England 1966 World Cup
For the first time in the competition’s thirty six year history, football returned home as England was granted the right to host the eighth FIFA World Cup. The hero of the World Cup wasn’t a player as one might expect but a small dog called Pickles. Before the tournament began, the Jules Rimet Trophy was stolen from an Exhibition in London. After a nation wide search, it was Pickles who stumbled across the trophy as he sniffed at some newspapers.
This was the first World Cup where the draw for the group stages was televised and also the first World Cup to feature a mascot, as World Cup Willie became the first of a succession of national mascots commissioned specially for the competition. The format was once again unchanged as it had proved successful in the previous two events. Brazil went into the tournament as one of the favourites on the back of two successive wins and was attempting to win an unprecedented third. Sadly, the tournament in England was a World Cup with few goals as teams adopted a more defensive strategy with tactics coming evermore to the fore. This would benefit England under the leadership of Alf Ramsey but less so the more expressive and expansive Brazilians.
Brazil was drawn in a group with Portugal, Bulgaria and Hungary and once again their players were subjected to treatment by their less illustrious opponents which amounted to little more than savage thuggery. Despite this approach, the defending champions got their campaign underway with victory against Bulgaria at Everton’s Goodison Park with goals from Pele and Garrincha. This was as good as it got for the boys from Brazil as they suffered defeats to both Hungary and Portugal to be eliminated at only the group stage.
Host nation England were joined in the quarter finals by Argentina, the USSR, Portugal, West Germany, Uruguay, Hungary and most notably North Korea who had created one of the shocks of the tournament by eliminating Italy in the group stages thanks to a solitary goal by Pak Doo-Ik. The hosts were drawn to play Argentina in a game that began the long standing rivalry between the two nations. Argentine player Antonio Rattin became the first player to be sent off in an International match at Wembley. The referee claimed he sent the player off because of “the way he looked at me.” Rattin at first refused to leave the pitch and eventually had to be escorted from the field by policemen. The behaviour of the Argentine didn’t go down well with the English public and after the game England coach did his bit for International relations by labeling the South Americans as “animals”, a quote that unsurprisingly was received with ill feeling in Buenos Aries. The Argentineans would have to wait until 1986 for revenge. The English eventually overcame their numerically challenged opponents with a solitary Geoff Hurst strike.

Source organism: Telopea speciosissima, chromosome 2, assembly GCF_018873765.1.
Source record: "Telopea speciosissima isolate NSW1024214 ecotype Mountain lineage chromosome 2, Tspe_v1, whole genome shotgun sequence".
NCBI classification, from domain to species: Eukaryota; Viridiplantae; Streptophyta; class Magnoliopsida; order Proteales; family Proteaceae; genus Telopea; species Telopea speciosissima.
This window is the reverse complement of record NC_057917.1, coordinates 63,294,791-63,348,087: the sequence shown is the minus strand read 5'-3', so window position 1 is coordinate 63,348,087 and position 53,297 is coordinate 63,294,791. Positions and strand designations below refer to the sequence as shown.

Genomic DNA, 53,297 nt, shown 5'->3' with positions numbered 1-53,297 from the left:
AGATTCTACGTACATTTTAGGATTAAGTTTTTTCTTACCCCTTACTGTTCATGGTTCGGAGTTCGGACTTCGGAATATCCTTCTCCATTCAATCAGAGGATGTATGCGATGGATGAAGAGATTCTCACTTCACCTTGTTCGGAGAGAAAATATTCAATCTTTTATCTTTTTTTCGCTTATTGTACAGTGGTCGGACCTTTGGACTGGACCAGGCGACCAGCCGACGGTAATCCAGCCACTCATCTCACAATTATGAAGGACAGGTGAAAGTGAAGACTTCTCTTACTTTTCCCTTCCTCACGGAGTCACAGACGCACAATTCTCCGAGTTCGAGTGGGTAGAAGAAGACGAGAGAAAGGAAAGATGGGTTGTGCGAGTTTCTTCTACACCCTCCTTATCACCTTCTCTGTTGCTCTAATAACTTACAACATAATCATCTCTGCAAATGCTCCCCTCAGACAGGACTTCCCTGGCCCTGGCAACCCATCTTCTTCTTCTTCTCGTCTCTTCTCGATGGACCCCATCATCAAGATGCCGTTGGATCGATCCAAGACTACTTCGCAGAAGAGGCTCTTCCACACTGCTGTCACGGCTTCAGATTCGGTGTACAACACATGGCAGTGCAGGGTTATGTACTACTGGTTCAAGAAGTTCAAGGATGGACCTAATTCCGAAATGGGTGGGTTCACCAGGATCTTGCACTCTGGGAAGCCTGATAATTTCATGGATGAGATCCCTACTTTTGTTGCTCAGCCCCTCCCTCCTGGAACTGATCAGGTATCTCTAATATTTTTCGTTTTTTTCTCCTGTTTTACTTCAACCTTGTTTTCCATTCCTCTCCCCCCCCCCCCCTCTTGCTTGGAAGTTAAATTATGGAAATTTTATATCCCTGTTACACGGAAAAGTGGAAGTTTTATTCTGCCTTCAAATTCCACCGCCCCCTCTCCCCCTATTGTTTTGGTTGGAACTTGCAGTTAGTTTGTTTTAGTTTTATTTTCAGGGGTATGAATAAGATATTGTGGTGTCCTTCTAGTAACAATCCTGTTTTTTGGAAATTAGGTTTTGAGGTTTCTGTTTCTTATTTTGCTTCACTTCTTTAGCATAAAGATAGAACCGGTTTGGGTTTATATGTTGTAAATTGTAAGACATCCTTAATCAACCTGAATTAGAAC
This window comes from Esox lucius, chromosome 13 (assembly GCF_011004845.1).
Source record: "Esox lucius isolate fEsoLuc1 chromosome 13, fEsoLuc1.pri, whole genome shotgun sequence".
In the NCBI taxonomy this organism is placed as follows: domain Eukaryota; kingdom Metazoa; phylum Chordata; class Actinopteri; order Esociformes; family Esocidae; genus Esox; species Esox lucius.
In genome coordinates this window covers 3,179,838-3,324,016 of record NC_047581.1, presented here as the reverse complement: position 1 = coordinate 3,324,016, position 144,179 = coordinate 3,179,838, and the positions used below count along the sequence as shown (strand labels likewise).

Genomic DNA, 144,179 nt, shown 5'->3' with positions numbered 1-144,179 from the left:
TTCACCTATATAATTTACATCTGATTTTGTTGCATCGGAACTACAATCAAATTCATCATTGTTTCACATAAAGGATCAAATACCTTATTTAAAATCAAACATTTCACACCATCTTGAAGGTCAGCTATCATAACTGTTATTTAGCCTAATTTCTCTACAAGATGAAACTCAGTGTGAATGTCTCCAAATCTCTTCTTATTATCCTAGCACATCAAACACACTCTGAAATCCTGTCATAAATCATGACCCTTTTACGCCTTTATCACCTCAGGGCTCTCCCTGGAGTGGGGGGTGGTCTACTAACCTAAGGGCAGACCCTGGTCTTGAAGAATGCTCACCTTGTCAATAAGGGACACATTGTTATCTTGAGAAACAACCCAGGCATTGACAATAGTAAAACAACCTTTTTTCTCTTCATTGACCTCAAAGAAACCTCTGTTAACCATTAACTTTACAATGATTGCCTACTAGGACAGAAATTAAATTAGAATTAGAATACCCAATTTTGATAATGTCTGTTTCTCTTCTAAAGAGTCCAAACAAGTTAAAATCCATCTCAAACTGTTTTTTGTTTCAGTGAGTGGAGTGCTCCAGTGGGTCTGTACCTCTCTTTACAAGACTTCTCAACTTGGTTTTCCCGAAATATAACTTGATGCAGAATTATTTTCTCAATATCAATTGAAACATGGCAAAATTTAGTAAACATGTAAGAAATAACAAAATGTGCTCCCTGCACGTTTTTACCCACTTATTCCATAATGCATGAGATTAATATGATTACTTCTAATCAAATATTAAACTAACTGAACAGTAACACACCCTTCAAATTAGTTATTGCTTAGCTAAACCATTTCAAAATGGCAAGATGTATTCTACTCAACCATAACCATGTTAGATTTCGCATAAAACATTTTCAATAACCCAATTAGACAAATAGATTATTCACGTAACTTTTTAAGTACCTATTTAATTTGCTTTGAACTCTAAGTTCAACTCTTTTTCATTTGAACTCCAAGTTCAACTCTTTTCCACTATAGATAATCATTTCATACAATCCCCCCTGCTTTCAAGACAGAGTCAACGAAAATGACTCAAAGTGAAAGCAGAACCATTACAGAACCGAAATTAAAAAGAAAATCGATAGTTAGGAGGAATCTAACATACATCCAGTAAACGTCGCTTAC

England was paired with Portugal in the semifinals who had overcome a resolute North Korean outfit by five goals to three. The Iberian side was spearheaded by the legendary Eusebio who scored four against the Asian side. The Mozambique born striker was on his way to a goal tally of nine for the tournament and the Golden Boot. The other semifinal featured West Germany, who had defeated Uruguay by four goals to nil, and the USSR who had overcome Hungary. Controversy was once again at the forefront as the semifinal was moved from Liverpool to Wembley, to the obvious benefit of England and Eusebio alone had four goals incorrectly ruled as offside. A brace from Bobby Charlton was enough to see England through to a final meeting with West Germany despite a later penalty from Eusebio.
The final took place at Wembley as almost 100,000 people packed into the famous old ground. In one of the most enthralling and memorable finals in the World Cup final it was England that emerged triumphant by four goals two, thanks to a hat trick from Geoff Hurst, which remains to this day the only final hat trick. The game will always be remembered for its controversial fifth goal. The West Germans took an early lead but England hit back through Hurst four minutes later. Martin Peter’s strike in the 78th minute looked to have won it for England, but a defensive lapse allowed Wolfgang Weber to equalize in the last minute. Into extra time and Hurst was awarded a second after “the Russian linesman”, Tokif Bakrhamov (he was actually Azerbaijani) deemed the ball had crossed the line after Hurst’s shot had struck the underside of the bar and bounced towards the goal. The most controversial goal in the World Cup history, with the possible exception of the “Hand of God” had given England a vital lead and as the Germans pushed forward for another equalizer, Hurst was allowed the freedom of Wembley as he ran onto Bobby Moores long ball forward to blast home his third, England’s fourth and give English commentator Ken Woolstenholme a chance to enter football folklore with the line “some people on the pitch. They think it’s all over. It is now! It’s four, it’s four!” England indeed did have a fourth and were crowned champions for the first time.
Goals: 89 (average 2.8 per match)
Attendance: 1 635 000 (average 51 093)
Golden Boot Winner: Eusebio (Portugal) 9 goals